The driving assessment takes about two hours and generally includes the following steps:
1. Questions and written test
The person with dementia answers questions about their medical and driving history, and any driving problems they may have. After this, they do a short written test of mental abilities.
2. Tests for steering and braking
Reaction time and limb strength are tested on a special static ‘rig’. This is a car with the steering wheel and foot pedals linked to a computer. The person’s eyesight is also checked.
By this stage, a few people will be found to be unsafe to drive and the assessment will end here.
3. A drive on public roads along a set route
This is the main part of the assessment. It is the best test of a person’s driving ability.
This part happens in a dual-control car, which has a brake on the passenger’s side as well as the driver’s side. Some centres have a private road that the person drives around first. This helps them get used to the car and allows the instructor to check that they are safe to go on the public road.
The person drives with the advanced driving instructor in the passenger seat and the occupational therapist in the back.
Back at the centre, the assessors tell the driver what they have found.
If the decision is that the person can drive safely, they’ll be advised how to do this confidently.
If the assessors decide that the person is not safe to drive, the information and advice they receive will be about other options. In this case, someone else will need to drive the person home if they came to the centre by car.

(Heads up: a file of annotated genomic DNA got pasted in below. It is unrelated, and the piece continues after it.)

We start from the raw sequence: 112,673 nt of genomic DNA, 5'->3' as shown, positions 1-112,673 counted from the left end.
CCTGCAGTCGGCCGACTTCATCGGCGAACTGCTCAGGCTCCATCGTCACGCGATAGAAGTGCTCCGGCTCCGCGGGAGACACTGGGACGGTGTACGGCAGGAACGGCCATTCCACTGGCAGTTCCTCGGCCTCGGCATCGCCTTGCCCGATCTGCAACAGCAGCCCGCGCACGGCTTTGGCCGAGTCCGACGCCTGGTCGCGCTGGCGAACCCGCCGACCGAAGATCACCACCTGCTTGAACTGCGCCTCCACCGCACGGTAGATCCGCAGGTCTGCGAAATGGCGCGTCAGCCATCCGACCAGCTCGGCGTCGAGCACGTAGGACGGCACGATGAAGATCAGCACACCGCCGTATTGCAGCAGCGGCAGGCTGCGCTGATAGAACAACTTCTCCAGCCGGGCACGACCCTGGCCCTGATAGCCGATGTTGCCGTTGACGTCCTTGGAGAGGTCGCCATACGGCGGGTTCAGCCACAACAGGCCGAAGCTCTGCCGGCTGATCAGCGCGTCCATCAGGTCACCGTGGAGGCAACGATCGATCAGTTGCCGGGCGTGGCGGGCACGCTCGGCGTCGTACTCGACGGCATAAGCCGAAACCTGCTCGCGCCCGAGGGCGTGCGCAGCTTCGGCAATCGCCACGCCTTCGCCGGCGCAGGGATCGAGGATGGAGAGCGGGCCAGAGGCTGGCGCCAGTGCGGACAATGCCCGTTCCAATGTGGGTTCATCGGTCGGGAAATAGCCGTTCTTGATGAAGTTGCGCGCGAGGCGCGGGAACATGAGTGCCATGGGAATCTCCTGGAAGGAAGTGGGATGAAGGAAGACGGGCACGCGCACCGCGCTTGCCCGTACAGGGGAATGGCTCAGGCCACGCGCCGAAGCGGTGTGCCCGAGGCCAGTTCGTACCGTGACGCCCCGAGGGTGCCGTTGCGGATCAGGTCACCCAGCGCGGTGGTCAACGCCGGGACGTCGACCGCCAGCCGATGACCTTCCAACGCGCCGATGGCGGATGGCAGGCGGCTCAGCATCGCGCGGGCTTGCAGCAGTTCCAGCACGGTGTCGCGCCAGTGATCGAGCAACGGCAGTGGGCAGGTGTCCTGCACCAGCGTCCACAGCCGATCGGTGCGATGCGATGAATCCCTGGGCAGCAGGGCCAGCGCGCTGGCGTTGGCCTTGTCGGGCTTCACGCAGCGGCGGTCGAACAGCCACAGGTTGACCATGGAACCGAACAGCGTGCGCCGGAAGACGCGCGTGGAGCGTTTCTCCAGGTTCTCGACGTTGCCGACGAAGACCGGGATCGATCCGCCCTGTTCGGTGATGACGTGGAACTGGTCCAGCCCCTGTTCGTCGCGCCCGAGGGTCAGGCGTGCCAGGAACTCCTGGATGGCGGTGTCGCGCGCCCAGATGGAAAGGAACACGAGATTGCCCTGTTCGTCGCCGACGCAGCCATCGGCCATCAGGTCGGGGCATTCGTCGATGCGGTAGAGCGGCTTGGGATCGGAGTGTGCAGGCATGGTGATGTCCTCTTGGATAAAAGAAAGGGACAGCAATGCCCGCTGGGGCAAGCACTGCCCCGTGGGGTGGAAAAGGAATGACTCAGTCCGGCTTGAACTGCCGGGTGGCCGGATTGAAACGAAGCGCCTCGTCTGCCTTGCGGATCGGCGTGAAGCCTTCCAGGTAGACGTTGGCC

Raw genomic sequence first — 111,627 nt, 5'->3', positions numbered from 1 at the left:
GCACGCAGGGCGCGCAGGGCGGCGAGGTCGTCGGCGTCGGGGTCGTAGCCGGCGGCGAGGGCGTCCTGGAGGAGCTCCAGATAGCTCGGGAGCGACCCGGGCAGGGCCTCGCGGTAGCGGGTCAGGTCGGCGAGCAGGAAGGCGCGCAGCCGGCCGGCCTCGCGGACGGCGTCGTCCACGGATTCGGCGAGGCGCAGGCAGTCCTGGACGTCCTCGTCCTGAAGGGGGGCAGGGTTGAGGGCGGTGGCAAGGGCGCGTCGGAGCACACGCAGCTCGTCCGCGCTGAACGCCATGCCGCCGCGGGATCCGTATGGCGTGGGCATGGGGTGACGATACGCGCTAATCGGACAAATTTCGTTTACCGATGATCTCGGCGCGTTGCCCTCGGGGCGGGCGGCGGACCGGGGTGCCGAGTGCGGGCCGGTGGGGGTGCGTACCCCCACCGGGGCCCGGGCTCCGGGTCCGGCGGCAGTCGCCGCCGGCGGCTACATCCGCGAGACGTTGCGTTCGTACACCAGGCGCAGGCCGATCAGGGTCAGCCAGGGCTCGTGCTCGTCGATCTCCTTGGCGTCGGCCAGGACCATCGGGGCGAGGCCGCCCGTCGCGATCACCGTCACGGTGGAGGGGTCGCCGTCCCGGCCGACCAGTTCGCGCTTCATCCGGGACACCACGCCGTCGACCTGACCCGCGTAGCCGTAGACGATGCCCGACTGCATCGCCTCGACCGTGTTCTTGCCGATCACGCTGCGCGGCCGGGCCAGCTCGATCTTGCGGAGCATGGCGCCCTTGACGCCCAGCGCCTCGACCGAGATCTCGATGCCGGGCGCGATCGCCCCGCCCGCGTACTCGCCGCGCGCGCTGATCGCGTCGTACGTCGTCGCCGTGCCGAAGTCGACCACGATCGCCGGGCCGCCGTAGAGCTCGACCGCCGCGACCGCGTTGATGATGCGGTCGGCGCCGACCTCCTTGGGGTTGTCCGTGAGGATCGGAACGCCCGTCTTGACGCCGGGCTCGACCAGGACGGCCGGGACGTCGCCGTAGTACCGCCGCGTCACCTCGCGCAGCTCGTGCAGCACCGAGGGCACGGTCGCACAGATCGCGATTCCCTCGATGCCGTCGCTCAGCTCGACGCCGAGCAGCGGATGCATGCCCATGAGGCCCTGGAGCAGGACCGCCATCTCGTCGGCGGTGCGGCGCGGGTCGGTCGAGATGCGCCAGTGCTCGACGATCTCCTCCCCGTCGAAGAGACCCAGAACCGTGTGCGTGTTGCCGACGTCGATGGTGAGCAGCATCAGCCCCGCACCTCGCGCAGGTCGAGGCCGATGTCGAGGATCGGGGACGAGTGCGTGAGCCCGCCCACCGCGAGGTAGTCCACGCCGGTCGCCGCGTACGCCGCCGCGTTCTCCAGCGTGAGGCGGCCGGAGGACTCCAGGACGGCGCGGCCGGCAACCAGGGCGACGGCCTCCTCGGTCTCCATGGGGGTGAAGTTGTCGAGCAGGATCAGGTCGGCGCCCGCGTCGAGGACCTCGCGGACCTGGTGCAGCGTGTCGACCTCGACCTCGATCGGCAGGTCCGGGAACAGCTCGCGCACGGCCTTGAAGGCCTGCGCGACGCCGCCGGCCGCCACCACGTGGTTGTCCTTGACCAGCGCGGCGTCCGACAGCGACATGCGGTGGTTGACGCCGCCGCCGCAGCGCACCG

If DVLA/DVA asked for the assessment, the centre will send them a report. The licence holder can ask the agency for a copy of this.
What happens if DVLA/DVA decides a person can keep driving?
If DVLA/DVA decides that a person with dementia can keep driving, they will send them a new driving licence. It will usually be valid for one year. For people with early dementia, this may be up to three years.
The person condition’s must be reviewed every time they renew their licence. They won’t have to pay a fee for this and DVLA will send a reminder letter.
It is a good idea for those close to the person with dementia to stay aware of their driving skills.
The person should also have regular check-ups with their doctor to see how their dementia is progressing. The effect of dementia on the person’s driving should be considered at these check ups or at other healthcare appointments, where appropriate.
How can people with dementia reduce risks when driving?
While a person with dementia may be able to drive safely, driving may feel a bit more difficult than before.
It may be easier to stay safe on the road if they:
- don’t go for long periods without driving – to keep their skills and stay confident
- keep to short and familiar routes at quiet times of the day – so they are less likely to get lost or stuck in heavy traffic
- drive in daylight – with good road and weather conditions
- drive without distractions, like the radio – for better focus
- only drive when they feel fully awake and well.
Even if DVLA/DVA decides the person can keep driving, it may be helpful for them to plan ahead for when they must stop completely. Talking to others about this and making some changes to their usual arrangements can make it much easier to stop driving when the time comes.